Somebody rarely volunteers.
Somebody is easy to ask.
Somebody is distant, polite, impersonal… safe.
And Somebody never gives.
Your organization has a mission – a problem to be solved. The solution almost always requires money.
To raise that money, you turn to people who might care about your cause. Maybe you don’t have to look far – certainly, your board, current or past clients, alumni are all close.
But if you choose to ask in a general, safe way, you are not likely to succeed.
Here are “somebody” asks:
- Appeals to “dear friend”.
- “We need $20,000…”
- “If 50 people would step up and contribute…”
Do you see what I mean?
Fundraising is personal.
That means it can feel scary.
You, the human asking for help, are vulnerable. That’s true whether you are face to face with a prospective donor or writing an appeal.
Your request – while on behalf of an organization – must still be personal. You are not wishing someone would give. You are asking a particular person. (Yes, even if you are asking 10,000 particular people.)
Personalization matters. A specific ask matters. Generalizations don’t do the job.
First, a common mistake: when you write an appeal, you are not writing to a group.
You know this appeal will reach many people, but this is one-to-one communication.
Even if you’re addressing Mr. and Mrs. Smith, only one person at a time will be reading it. So write to one person.
What do you know about that one person?
You have information in your donor database. At the very least, you have names and addresses. But it’s likely you also have giving history.
Start with names.
Get them right! For instance, if you want to go directly to my recycle bin, address me as Miss or Mrs.
And I can tell when appeals are from lists that have been sold over and over again. My last name morphs a little as people attempt to “fix” it.
If you’re not asking ME, why should I care?
Addresses can also help you.
Yes, sure, you can use them to generalize about a donor’s lifestyle. But I’m talking about something even simpler: social proof.
If we believe our neighbors are responding to something, we feel more pressure to jump in, too. We don’t want to be seen as the slackers or cheapskates who didn’t pitch in.
But don’t stop there.
Do some sleuthing. Look deeper. What has each person responded to? A newsletter? An appeal? What was the appeal asking for? Why was it different from your other appeals?
This is where segmentation can serve you – yes, even you single-person operation – brilliantly.
Create segments based on all the information you find. Then use the power of data and variable merges to tailor your appeals to each segment.
It’s worth the time. It’s also sort of fun. I love trying to figure out what moves which donors.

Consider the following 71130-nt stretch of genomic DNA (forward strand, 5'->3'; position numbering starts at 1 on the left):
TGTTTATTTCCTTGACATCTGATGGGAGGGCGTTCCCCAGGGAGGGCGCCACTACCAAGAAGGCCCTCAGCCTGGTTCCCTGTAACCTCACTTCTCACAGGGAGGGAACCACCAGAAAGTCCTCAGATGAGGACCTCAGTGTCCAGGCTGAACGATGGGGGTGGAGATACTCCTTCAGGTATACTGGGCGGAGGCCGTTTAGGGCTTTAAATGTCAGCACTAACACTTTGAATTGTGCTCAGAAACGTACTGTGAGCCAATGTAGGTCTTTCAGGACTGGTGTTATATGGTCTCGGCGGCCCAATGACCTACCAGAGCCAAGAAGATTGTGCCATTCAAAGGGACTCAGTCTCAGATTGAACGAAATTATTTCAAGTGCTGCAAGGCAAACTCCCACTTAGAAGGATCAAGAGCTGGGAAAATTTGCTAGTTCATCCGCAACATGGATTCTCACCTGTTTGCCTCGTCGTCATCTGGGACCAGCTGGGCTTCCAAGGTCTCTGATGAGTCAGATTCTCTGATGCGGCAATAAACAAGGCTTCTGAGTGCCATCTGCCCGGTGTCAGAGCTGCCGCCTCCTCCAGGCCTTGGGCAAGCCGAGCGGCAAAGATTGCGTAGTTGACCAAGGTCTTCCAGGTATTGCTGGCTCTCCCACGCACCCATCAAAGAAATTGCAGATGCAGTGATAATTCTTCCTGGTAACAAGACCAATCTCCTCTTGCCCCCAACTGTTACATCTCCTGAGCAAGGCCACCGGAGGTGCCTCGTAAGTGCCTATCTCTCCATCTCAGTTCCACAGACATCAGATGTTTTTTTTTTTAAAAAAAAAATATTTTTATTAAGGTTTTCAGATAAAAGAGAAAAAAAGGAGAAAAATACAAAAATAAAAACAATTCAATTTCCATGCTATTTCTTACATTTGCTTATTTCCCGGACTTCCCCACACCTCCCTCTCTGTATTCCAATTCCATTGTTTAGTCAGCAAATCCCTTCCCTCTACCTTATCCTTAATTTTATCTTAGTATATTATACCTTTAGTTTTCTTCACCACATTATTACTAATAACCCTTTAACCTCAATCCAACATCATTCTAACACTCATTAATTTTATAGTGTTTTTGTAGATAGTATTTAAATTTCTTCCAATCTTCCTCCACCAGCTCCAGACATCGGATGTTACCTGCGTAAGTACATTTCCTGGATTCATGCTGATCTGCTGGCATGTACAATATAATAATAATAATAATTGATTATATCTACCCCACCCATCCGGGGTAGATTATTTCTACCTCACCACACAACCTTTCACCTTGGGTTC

And of course, those segments and how each responded will make your next appeal even more personal.
I know when you’re the one asking for help, it’s so much easier to put a generalized “please give” out there and hope.
Hope isn’t a good strategy.
All that information you wrangled? Use it to determine exactly what you will ask each person on your list to give.
Gift strings are necessary when you have little or no information. When you have giving history, though, use it.
And soft asks like “please help” have their place. But they work best when matched with a specific ask. Ask, repeatedly, throughout your appeal. You can start with something soft. But by the end, get real.
Ask that donor for that amount to do exactly that.
Somebody always has an easy out. Don’t give any of your donors or prospects that option.
Thank personally, too.
I shouldn’t even have to say this, but a thank you letter is no time to go all formal.
It’s certainly no time to offer general “thanks” to your donors.
Your donors are not a thing.
They’re not a group – except in your thinking. They are individuals and they want to be seen that way.
So be sure your thanks are very personal. Names – of course. But thank each donor for exactly what they gave. The amount and the reason they gave.
While you’re at it, try thanking them in person.
I know. I get it. I’m not really a phone person, myself. But I promise once you’re past that initial, suspicious “yes?” and your donor knows this is simply a thank you call, she’ll warm up. And you’ll feel so much better.
(Also: many people aren’t at home during the day. You can leave a nice message. Easy!)
Do the work upfront. Enjoy the rewards.
Giving is a very personal act. We owe it to the people we ask to treat them like people.
They have their individual foibles and dreams. And if your organization’s cause has caught their attention, you’ll win their support by recognizing that.
“Dear friend” letters are easier. But they miss the real point of fundraising.
Humans. Helping each other. Feeling good about it.
Helping a person is so much more rewarding than helping an organization. Don’t cheat your donors of that feeling.
And don’t cheat your organization of the support it needs.
Photo thanks to Ryan McGuire at Gratisography